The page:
Grading Mercury Dimes (1916-1945)
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A favorite with hobbyists for generations, the Winged Head Liberty dime series is a fun one to collect. The misnomer "Mercury" was applied by the press at the time of this coin's debut in 1916 and has obviously stuck. So prevalent is its usage in the numismatic field that I'll continue to use it here for the sake of simplicity.
Circulated examples of the Mercury dime can be tricky to grade, especially in the lower grades. It seems that these coins just don't wear in a pattern that exactly matches the illustrations and descriptions in popular grading guides, such as the excellent book The Official American Numismatic Association Grading Standards for United States Coins. When preparing the grading chapter for my own book on Mercury dimes, I found that I was consistently unable to replicate the obverse/reverse conditions found in the conventional grading guides. On any given circulated coin grading Very Fine (VF-20) or lower, its reverse was always more worn than its obverse. For example, a dime whose obverse graded Good (G-4) according to the grading guides would have a reverse that graded just About Good (AG-3) or somewhere in between About Good and Good.
This problem was so consistent in the dozens of dimes I examined that I decided to take a chance by adjusting my own grading guide to match what I was seeing in the coins themselves. Since most collectors and dealers are more concerned by the appearance of a coin's obverse (as that's the side displayed face-up inside a holder or album), I elected to use the existing standards for the obverse grades and lower slightly the standards for the reverse grades in my book. As a result of my publishing this revised set of standards, a number of conservative collectors and dealers took me to task for my actions. Whatever the criticism, however, I stand by my conviction that the existing grading guides are unrealistic in their standards for circulated Mercury dimes.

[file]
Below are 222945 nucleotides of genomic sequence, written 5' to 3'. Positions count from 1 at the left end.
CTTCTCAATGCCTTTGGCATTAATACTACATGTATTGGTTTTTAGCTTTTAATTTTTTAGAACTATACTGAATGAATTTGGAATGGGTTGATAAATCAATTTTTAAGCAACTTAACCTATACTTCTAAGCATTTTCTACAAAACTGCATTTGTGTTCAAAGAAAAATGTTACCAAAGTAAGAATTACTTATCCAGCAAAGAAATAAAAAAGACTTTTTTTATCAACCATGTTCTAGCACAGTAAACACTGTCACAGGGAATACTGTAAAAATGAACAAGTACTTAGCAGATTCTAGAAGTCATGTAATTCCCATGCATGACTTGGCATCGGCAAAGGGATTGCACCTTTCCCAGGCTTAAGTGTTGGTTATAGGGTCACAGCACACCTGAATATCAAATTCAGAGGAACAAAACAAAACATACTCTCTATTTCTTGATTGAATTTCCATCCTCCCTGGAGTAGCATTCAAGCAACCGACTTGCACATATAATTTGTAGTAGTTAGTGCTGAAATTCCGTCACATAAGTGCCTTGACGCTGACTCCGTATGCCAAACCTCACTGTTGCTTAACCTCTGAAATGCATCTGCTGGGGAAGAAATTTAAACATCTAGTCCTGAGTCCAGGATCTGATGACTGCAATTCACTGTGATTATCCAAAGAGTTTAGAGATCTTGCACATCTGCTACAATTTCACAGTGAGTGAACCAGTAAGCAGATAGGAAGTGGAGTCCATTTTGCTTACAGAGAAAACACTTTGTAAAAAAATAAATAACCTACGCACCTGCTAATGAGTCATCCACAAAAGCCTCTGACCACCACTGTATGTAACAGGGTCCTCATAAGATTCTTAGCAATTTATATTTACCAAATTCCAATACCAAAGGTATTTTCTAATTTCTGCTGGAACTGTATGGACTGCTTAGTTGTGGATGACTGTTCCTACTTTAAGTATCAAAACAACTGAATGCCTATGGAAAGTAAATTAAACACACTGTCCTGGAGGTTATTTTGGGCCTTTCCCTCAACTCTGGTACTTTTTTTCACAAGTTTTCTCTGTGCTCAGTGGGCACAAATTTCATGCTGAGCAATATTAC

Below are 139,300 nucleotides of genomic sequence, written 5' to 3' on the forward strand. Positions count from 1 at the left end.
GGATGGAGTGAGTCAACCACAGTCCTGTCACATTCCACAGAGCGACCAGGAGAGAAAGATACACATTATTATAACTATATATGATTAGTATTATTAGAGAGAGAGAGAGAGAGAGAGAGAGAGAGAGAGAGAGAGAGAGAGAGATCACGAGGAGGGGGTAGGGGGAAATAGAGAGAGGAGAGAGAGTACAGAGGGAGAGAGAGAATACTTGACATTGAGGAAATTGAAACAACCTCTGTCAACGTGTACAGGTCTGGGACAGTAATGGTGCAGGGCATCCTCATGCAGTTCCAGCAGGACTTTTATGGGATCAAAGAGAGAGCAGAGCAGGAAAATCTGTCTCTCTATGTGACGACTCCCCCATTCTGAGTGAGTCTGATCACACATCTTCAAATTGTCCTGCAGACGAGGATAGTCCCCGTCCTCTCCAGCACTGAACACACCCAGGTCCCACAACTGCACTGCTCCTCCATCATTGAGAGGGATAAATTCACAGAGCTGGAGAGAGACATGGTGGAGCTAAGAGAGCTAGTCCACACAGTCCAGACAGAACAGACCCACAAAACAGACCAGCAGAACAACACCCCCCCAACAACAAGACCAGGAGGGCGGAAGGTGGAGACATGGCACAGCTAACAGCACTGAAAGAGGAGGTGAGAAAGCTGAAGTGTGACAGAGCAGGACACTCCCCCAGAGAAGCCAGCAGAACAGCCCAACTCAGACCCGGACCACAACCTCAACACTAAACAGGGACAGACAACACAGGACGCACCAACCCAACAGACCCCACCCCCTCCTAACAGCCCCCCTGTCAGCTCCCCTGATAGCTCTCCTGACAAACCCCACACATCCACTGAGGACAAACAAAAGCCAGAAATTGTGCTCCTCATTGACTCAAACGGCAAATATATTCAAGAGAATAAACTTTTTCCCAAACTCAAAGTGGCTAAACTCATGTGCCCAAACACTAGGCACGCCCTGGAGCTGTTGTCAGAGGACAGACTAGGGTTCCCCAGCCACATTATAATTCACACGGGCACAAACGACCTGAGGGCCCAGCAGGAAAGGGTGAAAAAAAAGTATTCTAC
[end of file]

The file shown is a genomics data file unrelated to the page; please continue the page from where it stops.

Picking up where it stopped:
In contrast to worn examples, mint state Mercury dimes are relatively simple to grade. These small and lightweight coins suffered much less from contact with others than did the larger and heavy denominations. As a result, uncirculated Mercury dimes will typically grade MS-63 or higher. Those that don't achieve at least a grade of MS-63 have usually suffered some form of mishandling by hobbyists, such as cleaning or careless storage.
There are exceptions, of course. Some Mercury dimes were struck from extremely worn dies that produced such diffused luster that these coins may grade as low as MS-60 despite being in otherwise nice condition. This is often seen in San Francisco Mint dimes of the late 1910s and ‘20s. The 1920s also witnessed the minting of dimes at the Denver and San Francisco Mints that were so poorly struck that their extreme lack of detail warrants grades in the MS-60 to MS-62 range.
In fact, quality of strike can be a critical factor in determining the grade of a Mercury dime. It's well known by dealers and most collectors that Mercury dimes exhibiting fully split and raised central bands on the fasces are typically valued more highly than those on which the bands are either flat or merely separated without being raised. The premium attached to dimes having full bands varies from one issue to another. For example, a 1945 Denver Mint dime with full bands is common, while its Philadelphia Mint counterpart of that date is a major rarity.
Ironically, some issues such as the 1921 Philadelphia Mint dimes are typically seen with full bands but with weakly struck peripheral elements, such as the date and the legend LIBERTY. It is best for collectors and dealers to familiarize themselves with the nuances of each individual issue in this series. Grading services such as Numismatic Guaranty Corporation distinguish between Mercury dimes that have full bands and those that do not. The designation FB follows the grade for coins having fully split and raised bands.
From One to Seventy originally ran in The Numismatist, official publication of the American Numismatic Association (www.money.org)
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